“Leadership’s” annual empty rite for summer begins: “planning” for community summer safety, with the opposite of “community” in play, claiming the solution demands more money for planning and planners, leaving little for community people and streets, betraying Martin Luther King, Jr.’s concept of involved community.
Why is leadership concerned now when earlier they would sit down with Minneapolis Police Department (MPD) Chief Janeé Harteau to discuss her goals? Almost two years ago, Chief Harteau asked the Office of Justice Programs (OJP) of the U.S. Department of Justice (DOJ) to examine the MPD’s oversight, discipline and preventing of misconduct, resulting in two reports. Dr. Ellen Scrivner, Ph.D., ABPP, was on the core team of both:
- 2014: The DOJ Diagnostic Center presented assessment findings to MPD and the broader Minneapolis community in October 2014.
- 2015: The current report, Diagnostic Analysis of Minneapolis Police Department, was released January 28, 2015.
“Leadership,” fearing diagnostic analysis, asked Governor Mark Dayton five months ago for significant funding for themselves, claiming that more funding would guarantee success in the war on violence. Some of the ecumenical leadership also wanted the MPD placed in Federal Receivership. Why? Is there something “leadership” isn’t doing for community that they don’t want exposed?
They need to pay attention to the recommendations in the January 28, 2015, diagnostic analysis report. Chief Harteau has embraced all of its recommendations. Why can’t they? Its steering committee has five subcommittees reporting to it:
- Conduct and oversight
- Community relations
- Early Intervention System (EIS)
The MPD has received praise for its positive response to the recommendations. So why does “leadership” remain so negative and cynical?
“Leadership” too often misses that “community” means engaging those living in the community. Instead, “leadership” asks for more funding for themselves to do planning but little for the community.
The DOJ Office of Justice Programs has reviewed volumes of data, information, recommendations, and conclusions. The MPD will be doing everything asked for.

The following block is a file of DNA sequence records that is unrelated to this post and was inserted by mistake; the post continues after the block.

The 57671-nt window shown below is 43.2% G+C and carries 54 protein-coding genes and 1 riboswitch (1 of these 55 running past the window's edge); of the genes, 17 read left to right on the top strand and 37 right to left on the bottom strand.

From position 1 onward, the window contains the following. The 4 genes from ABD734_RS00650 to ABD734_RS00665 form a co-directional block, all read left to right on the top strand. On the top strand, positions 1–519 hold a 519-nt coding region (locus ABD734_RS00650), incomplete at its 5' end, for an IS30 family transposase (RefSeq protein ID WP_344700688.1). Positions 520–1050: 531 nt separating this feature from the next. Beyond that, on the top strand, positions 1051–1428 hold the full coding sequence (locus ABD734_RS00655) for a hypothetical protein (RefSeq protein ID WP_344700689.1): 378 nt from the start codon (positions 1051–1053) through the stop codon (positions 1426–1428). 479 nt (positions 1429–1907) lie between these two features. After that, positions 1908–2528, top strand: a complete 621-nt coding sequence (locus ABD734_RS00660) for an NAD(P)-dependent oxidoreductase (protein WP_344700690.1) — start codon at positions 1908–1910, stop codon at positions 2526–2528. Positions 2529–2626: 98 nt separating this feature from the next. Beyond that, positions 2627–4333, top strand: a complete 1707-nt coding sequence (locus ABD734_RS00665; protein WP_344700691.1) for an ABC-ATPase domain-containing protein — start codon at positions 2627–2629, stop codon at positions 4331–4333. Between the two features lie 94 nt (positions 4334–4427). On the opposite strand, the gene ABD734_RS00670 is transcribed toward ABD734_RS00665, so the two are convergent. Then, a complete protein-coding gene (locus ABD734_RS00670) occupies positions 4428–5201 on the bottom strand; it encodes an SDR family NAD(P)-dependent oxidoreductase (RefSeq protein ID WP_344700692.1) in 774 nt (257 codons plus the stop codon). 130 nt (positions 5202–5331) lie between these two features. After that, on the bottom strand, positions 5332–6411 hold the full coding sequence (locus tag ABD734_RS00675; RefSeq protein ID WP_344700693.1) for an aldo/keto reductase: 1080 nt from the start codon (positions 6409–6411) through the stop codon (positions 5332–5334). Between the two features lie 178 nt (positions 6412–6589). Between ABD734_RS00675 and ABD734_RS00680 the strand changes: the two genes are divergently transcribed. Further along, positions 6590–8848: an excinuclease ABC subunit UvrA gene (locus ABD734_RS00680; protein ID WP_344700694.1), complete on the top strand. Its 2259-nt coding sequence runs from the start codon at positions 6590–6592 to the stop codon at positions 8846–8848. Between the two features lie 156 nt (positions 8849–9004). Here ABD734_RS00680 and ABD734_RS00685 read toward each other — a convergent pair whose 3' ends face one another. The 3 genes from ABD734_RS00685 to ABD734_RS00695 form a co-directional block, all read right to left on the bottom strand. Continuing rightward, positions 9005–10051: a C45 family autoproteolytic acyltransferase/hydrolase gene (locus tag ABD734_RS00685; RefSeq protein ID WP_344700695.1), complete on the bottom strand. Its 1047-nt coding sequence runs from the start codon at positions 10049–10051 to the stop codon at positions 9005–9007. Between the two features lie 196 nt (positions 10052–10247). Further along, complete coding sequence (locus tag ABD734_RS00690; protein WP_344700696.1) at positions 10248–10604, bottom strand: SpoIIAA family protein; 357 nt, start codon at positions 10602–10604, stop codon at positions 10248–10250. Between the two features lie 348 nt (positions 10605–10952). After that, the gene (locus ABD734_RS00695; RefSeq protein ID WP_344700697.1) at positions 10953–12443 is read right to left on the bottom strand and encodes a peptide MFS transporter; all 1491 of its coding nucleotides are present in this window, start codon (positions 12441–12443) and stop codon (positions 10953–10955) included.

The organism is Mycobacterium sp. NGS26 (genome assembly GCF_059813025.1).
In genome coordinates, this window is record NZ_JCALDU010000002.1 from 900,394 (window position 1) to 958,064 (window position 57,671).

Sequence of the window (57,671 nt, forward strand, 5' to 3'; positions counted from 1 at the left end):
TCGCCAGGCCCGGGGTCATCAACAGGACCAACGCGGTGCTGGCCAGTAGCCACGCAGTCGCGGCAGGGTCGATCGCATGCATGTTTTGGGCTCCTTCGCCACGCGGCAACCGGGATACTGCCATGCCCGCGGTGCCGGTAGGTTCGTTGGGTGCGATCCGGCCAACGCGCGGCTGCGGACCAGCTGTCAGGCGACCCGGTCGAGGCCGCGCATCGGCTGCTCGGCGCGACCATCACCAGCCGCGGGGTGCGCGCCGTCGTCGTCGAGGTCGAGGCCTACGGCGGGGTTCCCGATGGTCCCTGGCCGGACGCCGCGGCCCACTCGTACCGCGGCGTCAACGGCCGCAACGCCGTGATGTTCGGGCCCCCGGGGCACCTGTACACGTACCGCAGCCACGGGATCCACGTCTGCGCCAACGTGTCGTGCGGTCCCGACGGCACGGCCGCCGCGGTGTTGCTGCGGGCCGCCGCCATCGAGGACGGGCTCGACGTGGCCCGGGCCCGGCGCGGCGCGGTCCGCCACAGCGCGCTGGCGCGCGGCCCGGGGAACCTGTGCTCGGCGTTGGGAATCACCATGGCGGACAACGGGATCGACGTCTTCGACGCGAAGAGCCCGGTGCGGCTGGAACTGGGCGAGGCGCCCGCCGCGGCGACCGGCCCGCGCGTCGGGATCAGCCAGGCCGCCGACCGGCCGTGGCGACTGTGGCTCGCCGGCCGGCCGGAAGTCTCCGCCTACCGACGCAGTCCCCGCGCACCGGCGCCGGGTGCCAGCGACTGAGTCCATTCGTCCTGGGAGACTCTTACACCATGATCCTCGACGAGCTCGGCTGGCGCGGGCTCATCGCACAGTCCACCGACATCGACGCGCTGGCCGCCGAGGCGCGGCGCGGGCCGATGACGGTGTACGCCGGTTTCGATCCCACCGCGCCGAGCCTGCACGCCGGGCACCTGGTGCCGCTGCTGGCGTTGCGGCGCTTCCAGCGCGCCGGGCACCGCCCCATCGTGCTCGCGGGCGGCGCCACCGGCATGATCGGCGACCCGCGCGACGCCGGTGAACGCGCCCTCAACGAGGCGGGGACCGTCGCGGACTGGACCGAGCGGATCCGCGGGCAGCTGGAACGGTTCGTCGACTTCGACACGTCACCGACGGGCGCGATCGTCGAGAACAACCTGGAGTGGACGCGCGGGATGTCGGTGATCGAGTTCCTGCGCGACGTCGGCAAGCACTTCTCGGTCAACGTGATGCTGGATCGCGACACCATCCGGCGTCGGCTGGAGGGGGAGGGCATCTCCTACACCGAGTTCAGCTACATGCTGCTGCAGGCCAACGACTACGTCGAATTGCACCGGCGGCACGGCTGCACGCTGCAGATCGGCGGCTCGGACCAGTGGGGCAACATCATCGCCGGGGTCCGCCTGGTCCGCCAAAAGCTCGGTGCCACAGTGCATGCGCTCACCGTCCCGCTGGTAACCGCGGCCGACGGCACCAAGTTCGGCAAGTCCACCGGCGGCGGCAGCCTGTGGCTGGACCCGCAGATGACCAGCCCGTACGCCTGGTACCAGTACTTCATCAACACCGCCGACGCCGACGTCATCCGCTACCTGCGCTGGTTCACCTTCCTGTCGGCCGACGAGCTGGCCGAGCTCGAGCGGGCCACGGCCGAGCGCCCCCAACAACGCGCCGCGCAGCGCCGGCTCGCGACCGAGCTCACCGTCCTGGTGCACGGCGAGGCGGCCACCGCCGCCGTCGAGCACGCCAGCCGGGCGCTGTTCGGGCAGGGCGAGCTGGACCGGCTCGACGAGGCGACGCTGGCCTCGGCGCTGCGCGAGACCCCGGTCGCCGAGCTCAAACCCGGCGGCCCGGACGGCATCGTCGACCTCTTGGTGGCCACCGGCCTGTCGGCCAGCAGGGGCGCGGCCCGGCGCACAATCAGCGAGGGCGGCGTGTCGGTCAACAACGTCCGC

One of the areas of concern is analysis of where the millions of dollars went that were awarded, granted or paid to African American organizations and individuals to plan for the safety of the African American community. The DOJ wants to know how the African American organizations spent the millions of dollars poured into their organizations.
When Chief Harteau asked for assistance, she indicated she expected African Americans would be in the forefront of critiquing and evaluating how the millions of dollars were spent. Now they will get their chance.
There is displeasure in some African American organizations. They don’t want to be audited, reviewed and critiqued. They reflect what African American Professor John McWhorter calls in the subtitle of his book Losing the Race, Self-Sabotage in Black America. For 15 years, some of these organizations and individuals have claimed their leadership would make the community safe. Ask yourselves this: Have they?
The yearly empty summer rite discussing how to keep the African American community safe is reflected in “leadership’s” claim that they can reduce violence in the spring of 2015. All involved regarding the summer planning would do well to review the five years of reports by the Police Community Relations Council (PCRC). Newcomers to the public safety scene in the Twin Cities are especially urged to familiarize themselves with the PCRC work so they can bring themselves up to speed with factual information consistent with the factual events in the Twin Cities and throughout the State of Minnesota.
The subcommittees are already at work on phase one, which will end making recommendations for phase two. We look forward to successful implementation of recommended actions.